Are Quad Extensions Safe for You?
The quadriceps are a group of four muscles found in the front of your thighs. They are all about extending, or straightening, the knee. When you get up from the couch, climb the stairs, or kick a ball, your knee extends. So it makes sense that, to train the quad muscles, you’d simply straighten your knee with moves like the quad extension.
What Are Leg Extensions?
A single-joint movement that targets the quads, leg extensions (aka quad extensions) involve straightening the knee repeatedly under load. Most gyms have dedicated leg extension machines. You can also perform quad extensions at home with a resistance band or just your body weight.
Can Quad Extensions Hurt the Knees?
The quad extension is controversial because, being a single-joint exercise, it places more stress on the knee than multi-joint exercises such as the squat and lunge.
“But that’s likely not a problem if your knees are healthy,” explains Trevor Thieme, CSCS, Openfit’s Fitness and Nutrition Content Director. “Like most exercises, the knee extension only increases your risk of injury if you have a pre-existing issue (in this case, with your knees) or if you perform the exercise with incorrect form or excessive weight.”
If you do have cranky knees, however, you should steer clear of this exercise, he says. Unlike squats and lunges, which load the knee primarily with compressive (downward) force, quad extensions apply shear (front-to-back) force. Unstable knees are more vulnerable to injury from shear stresses as opposed to compressive forces.
No matter the state of your knees, safely and effectively performing leg extensions relies on good form.
How to Quad Extensions with Perfect Form
If you’re using a weight machine:
- Line up your knees with the machine’s axis.
- If the machine you’re using has two pads, set up with the top one firmly on your thighs and the other against the front of your ankles. If the machine doesn’t have a thigh pad, simply hold onto the handles or either side of the seat.
- With control (no swinging or using momentum!), squeeze your quads to extend your knees until they are straight but not locked out.
- Pause, then slowly bend your knees to return to the starting position.
If you’re using a resistance band:
- Sit on the edge of a chair or couch with a light resistance band looped around one ankle and connected to a sturdy point directly behind the ankle, such as a furniture leg. Keep the band taut in the starting position.
- With control (no swinging or using momentum!), squeeze your quads to extend your knee until it is straight but not locked out.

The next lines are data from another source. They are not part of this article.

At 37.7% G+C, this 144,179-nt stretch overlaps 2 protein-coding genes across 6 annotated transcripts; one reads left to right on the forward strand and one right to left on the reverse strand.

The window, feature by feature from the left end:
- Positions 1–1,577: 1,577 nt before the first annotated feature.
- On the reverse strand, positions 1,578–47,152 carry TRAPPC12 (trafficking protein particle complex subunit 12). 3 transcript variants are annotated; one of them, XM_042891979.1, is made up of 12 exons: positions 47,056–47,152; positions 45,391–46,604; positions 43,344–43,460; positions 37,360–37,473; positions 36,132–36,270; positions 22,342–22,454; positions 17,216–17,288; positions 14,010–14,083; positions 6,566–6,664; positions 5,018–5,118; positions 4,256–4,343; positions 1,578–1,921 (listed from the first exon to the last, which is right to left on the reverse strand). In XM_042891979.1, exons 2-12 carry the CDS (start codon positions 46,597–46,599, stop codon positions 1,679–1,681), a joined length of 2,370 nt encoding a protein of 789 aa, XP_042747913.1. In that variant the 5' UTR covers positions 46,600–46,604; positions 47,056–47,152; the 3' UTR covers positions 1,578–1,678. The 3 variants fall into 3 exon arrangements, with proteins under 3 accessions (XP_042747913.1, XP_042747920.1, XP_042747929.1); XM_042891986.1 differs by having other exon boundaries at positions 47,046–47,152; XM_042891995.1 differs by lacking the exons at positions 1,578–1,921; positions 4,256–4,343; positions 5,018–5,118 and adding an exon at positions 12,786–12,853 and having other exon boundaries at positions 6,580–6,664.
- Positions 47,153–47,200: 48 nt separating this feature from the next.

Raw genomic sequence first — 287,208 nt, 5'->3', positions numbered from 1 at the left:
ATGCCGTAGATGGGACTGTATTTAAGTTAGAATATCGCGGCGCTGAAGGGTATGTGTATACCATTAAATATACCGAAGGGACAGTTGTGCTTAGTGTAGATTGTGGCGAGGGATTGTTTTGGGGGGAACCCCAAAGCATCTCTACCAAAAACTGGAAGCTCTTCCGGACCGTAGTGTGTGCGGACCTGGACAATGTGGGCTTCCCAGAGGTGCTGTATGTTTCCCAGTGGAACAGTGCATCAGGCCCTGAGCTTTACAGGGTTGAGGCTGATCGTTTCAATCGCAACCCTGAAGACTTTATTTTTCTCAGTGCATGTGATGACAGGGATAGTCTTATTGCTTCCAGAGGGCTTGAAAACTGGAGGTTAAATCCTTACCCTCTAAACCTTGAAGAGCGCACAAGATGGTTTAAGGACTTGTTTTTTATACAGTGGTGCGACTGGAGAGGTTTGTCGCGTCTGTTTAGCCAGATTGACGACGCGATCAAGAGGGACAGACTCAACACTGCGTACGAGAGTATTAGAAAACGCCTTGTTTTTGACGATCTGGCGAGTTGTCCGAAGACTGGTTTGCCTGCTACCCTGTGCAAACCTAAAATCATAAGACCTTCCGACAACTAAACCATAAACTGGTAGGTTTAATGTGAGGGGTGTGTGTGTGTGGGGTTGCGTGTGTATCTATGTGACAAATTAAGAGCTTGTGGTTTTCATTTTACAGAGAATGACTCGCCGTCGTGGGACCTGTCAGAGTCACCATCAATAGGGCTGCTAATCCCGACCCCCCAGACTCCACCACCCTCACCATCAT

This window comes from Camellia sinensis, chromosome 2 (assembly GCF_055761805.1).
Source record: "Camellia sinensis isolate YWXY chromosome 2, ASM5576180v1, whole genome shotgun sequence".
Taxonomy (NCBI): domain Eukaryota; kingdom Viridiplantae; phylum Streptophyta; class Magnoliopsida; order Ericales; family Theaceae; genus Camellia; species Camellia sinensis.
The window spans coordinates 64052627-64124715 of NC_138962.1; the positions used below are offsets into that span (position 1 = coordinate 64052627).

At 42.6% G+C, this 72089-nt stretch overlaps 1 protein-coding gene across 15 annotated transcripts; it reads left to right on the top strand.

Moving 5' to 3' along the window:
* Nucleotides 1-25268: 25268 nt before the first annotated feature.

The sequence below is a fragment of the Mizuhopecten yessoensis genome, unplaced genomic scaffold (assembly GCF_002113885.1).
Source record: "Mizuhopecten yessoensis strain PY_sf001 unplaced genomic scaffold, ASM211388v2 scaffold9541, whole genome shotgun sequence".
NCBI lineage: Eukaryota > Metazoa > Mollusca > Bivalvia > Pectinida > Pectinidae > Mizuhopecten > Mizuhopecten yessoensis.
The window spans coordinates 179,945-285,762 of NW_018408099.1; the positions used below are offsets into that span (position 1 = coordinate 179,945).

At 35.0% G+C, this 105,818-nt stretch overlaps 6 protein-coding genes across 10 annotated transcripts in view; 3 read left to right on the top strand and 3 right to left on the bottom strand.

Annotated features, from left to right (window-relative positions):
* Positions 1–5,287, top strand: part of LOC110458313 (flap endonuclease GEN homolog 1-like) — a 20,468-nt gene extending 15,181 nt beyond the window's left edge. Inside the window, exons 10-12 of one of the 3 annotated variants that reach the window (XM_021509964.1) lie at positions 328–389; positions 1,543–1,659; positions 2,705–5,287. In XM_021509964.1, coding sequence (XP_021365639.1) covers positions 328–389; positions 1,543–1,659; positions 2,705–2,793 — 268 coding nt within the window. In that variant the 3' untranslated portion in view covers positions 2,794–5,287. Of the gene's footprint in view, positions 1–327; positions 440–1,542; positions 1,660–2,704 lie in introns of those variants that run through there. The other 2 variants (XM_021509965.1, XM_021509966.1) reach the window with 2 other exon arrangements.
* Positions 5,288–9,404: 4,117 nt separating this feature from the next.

- Pause, then slowly bend your knee to return to the starting position. Do equal reps on both sides.
What Are Some Alternatives to Leg Extensions?
Whether leg extensions are a good fit for you or not, work some of the best quad exercises into your workouts (like the surrender). For well-rounded quad strength, performance, and injury prevention, the key is incorporating a variety of exercises into your routine.
- Stand tall with a pair of dumbbells by your sides, feet shoulder-width apart, and toes pointed forward.
- Keeping your back flat and core braced, push your hips back, bend your knees, and lower your body until your thighs are parallel to the floor. You want to “sit” into the exercise, pushing your butt back like you’re lowering yourself onto a chair or bench. Never bend forward at your waist — that will only increase the stress on your spine and throw you off balance.
- Pause, and then push back up to the starting position.
- Stand tall holding a pair of dumbbells at arm’s length by your sides (palms in) with your feet hip-width apart.
- Keeping your chest up, shoulders back, core braced (imagine someone is about to hit you in the gut), and back flat, take a large step forward with your right foot. Lower your body until your front thigh is parallel to the ground and your rear knee bends 90 degrees (it should hover a couple of inches above the floor).
- Pause, and then reverse the movement to return to the starting position. Repeat, this time stepping forward with your left foot. Continue alternating legs, performing equal reps on each.
- Stand tall holding a pair of dumbbells at arm’s length by your sides, and place your left foot on a bench so that your hip, knee, and ankle are all bent 90 degrees.
- Keeping your chest up and shoulders back, push your body up with your left leg until it’s straight (keep your right foot elevated slightly behind you).
- Pause, and then lower your body back to the starting position under control. Perform equal reps on both legs.
- Stand facing away from a bench, holding a pair of dumbbells at arm’s length by your sides. Place the toes of your left foot on the bench behind you.
- Keeping your torso upright, lower your body until your right thigh is parallel to the ground (don’t let your left knee touch it).
- Pause, and then push back up to the starting position. Do equal reps on both legs.